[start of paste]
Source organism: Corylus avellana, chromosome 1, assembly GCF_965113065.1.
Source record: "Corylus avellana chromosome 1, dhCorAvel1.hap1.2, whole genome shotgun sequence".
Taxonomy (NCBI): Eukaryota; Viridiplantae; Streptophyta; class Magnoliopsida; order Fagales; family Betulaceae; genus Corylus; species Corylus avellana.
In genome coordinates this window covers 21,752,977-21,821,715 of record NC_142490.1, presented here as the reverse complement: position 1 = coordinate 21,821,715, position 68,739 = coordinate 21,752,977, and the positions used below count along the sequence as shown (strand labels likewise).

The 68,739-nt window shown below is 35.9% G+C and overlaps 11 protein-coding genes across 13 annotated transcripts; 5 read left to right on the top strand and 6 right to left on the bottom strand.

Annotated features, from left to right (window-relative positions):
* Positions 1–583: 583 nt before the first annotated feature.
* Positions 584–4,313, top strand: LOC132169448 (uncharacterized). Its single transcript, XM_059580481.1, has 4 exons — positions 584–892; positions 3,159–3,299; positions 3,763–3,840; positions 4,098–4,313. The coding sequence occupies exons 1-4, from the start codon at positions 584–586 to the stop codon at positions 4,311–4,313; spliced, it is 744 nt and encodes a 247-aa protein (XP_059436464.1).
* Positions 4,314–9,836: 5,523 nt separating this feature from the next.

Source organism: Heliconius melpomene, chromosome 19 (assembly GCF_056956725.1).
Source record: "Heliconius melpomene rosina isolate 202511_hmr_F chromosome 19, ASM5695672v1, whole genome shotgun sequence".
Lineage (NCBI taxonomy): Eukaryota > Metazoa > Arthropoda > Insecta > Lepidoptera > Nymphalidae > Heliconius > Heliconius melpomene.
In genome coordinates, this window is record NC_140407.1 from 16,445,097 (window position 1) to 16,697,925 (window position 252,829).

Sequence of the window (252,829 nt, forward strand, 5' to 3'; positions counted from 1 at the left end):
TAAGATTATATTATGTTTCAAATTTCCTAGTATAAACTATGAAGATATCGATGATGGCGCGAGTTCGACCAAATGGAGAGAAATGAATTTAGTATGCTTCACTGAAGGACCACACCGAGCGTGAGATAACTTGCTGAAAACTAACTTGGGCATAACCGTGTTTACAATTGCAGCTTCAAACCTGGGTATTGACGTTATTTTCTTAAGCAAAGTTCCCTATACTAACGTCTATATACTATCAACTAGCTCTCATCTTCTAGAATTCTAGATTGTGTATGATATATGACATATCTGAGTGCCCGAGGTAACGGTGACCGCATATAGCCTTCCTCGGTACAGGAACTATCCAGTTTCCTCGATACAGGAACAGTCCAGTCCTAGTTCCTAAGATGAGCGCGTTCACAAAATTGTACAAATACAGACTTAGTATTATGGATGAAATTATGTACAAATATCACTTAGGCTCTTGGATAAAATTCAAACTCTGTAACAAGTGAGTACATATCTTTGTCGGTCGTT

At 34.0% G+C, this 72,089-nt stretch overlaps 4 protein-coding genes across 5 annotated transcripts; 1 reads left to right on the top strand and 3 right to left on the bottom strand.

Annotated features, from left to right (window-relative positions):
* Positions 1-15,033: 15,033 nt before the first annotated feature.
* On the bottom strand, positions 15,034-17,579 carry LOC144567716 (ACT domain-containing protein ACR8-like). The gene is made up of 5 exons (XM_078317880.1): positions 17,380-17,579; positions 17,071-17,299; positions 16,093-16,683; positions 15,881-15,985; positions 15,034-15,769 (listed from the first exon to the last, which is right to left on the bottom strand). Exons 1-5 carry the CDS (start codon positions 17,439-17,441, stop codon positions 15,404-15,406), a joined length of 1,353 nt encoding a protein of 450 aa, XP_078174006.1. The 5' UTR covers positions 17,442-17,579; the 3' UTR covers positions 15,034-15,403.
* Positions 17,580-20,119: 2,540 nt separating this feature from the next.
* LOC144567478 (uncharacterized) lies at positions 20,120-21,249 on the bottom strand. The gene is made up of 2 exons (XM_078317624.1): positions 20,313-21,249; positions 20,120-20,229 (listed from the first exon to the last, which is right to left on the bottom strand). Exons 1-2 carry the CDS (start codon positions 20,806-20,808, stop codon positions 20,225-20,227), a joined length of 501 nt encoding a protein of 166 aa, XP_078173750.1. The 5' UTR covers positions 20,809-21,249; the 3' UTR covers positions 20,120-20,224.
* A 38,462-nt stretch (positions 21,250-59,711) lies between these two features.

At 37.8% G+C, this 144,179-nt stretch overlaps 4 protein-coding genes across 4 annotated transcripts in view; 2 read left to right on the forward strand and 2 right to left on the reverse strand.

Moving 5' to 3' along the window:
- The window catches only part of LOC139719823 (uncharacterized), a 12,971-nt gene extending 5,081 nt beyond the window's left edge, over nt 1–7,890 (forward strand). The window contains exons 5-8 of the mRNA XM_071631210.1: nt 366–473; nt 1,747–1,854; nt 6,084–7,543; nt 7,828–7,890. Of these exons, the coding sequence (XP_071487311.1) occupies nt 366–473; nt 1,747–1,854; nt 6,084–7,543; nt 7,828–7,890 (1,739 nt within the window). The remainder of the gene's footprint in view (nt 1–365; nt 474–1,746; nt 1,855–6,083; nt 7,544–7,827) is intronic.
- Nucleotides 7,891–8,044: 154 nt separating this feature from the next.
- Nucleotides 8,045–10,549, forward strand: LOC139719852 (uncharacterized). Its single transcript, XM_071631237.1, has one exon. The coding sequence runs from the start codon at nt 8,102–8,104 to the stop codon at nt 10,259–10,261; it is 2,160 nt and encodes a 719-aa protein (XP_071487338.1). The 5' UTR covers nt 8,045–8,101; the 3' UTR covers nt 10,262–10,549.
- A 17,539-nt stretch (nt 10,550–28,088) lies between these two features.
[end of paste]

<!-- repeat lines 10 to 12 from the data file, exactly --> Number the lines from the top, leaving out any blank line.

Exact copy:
Source organism: Heliconius melpomene, chromosome 19 (assembly GCF_056956725.1).
Source record: "Heliconius melpomene rosina isolate 202511_hmr_F chromosome 19, ASM5695672v1, whole genome shotgun sequence".
Lineage (NCBI taxonomy): Eukaryota > Metazoa > Arthropoda > Insecta > Lepidoptera > Nymphalidae > Heliconius > Heliconius melpomene.